• In the instant invention, there is no hardware detection of stack overflow or underflow conditions. Generally, prior art processors use stack pointers and memory management, or the like, such that an error condition is flagged when a stack pointer goes out of the range of memory allocated for the stack. When the stacks are located or managed in memory, an overflow or underflow would overwrite a stack item or use a stack item as something other than what it was intended. However, because the present invention bottom registers function as a circular array, the stacks cannot overflow or underflow out of the stack area. Instead, the circular arrays will merely wrap around the array of registers. Because the stacks have finite depth, pushing anything to the top of a stack means something on the bottom is being overwritten. Pushing more than ten items to the data stack, or more than nine items to the return stack in the given embodiments must be done with the knowledge that doing so will result in the item at the bottom of the stack to be overwritten.
  • It is the responsibility of software to keep track of the number of items on the stacks and not try to put more items there than the respective stacks can hold. The hardware will not detect an overwriting of items at the bottom of the stack or flag it as an error. It should be noted that the software can take advantage of the circular arrays at the bottom of the stacks in several ways. As one example, the software can simply assume that a stack is ‘empty’ at any time. There is no need to clear old items from the stack as they will be pushed down towards the bottom where they will be lost as the stack fills, so there is nothing to initialize for a program to assume that the stack is empty.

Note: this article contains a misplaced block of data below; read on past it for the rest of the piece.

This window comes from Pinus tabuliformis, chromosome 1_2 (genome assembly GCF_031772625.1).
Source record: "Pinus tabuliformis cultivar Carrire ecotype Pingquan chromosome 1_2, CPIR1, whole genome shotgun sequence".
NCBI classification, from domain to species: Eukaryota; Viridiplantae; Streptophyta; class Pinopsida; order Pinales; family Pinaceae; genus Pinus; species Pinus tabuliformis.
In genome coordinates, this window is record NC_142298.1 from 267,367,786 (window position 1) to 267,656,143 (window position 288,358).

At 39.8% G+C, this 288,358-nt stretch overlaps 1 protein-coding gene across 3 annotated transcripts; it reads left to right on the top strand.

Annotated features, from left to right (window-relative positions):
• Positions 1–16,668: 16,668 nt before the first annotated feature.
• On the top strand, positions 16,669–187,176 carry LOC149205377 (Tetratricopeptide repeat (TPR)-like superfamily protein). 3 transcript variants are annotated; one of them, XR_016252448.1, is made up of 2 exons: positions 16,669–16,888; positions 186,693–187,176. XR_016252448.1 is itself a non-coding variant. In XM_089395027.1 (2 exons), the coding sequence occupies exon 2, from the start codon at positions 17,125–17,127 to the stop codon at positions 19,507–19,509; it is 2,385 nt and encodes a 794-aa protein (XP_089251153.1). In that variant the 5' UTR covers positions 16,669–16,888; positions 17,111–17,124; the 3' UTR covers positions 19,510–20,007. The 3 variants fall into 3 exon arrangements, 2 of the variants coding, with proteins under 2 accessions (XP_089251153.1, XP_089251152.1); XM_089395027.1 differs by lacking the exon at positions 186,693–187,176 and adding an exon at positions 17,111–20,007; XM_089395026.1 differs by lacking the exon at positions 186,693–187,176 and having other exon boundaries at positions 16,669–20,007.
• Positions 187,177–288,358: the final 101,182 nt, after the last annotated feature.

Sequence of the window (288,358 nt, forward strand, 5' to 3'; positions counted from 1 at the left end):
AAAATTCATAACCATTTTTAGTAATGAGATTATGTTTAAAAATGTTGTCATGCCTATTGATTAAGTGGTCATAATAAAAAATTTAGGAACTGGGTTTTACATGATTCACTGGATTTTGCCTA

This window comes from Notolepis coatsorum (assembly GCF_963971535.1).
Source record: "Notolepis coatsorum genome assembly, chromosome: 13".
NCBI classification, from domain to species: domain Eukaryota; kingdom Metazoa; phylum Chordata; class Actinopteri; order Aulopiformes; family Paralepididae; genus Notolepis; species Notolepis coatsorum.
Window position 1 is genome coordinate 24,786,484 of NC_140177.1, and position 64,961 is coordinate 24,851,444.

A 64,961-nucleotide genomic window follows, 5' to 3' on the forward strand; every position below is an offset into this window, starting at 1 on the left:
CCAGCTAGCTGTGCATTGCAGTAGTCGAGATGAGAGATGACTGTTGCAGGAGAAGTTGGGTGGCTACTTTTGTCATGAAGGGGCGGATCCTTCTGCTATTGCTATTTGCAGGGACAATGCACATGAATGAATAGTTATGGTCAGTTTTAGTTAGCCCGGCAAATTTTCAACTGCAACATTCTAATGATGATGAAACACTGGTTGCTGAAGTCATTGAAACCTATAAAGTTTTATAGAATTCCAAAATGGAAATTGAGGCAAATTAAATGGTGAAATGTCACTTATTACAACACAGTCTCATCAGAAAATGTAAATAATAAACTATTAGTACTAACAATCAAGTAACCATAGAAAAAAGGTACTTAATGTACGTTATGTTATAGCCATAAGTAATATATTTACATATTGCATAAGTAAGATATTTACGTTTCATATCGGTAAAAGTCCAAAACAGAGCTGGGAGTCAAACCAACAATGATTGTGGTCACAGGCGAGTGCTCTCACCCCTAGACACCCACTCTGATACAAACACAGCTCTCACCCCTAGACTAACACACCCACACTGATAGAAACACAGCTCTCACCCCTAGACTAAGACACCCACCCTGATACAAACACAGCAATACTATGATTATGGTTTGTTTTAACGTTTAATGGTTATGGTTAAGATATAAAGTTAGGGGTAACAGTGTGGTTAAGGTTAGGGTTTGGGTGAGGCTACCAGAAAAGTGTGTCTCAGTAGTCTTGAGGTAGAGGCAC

• Another advantage which can be utilized is to reuse the register items without having to reload those items for reuse. The bottom eight items in these stacks can also be read or read and written in loops that take advantage of the stack wrap. After two data stack reads, T and S will have copies of two items from the circular array of the eight stack registers below. After eight more reads, T and S will be reloaded again with the same values read again from below using stack wrap. There is no limit to how many times those eight items can be read in sequence off of the stack without having to duplicate the items or write them back to the stack. Algorithms that cycle through a set of parameters that can repeat in eight, four, or two cells on the data or return stack can repeatedly read them from the stack as the bottom registers will just wrap, and if intentional is not a stack error.
  • Although the instant invention has been described in an embodiment for a data stack and return stack of a dual stack 18-bit processor, other bit size processors can be utilized with the present invention.
  • The above described circular register arrays were described with respect to a single dual stack processor. However, the above described circular register arrays can also be utilized in an array of several self-contained computers, such as the computer array 10 shown in FIG. 5. The computer array 10 has a plurality (twenty four in the example shown) of computers 12 (sometimes also referred to as “cores” or “nodes” in the example of an array). In the example shown, all of the computers 12 are located on a single die 14. According to the present invention, each of the computers 12 is a generally independently functioning computer. The computers 12 are interconnected by a plurality of interconnecting data buses 16. In this example, the data buses 16 are bidirectional asynchronous high speed parallel data buses, although it is within the scope of the invention that other interconnecting means might be employed for the purpose.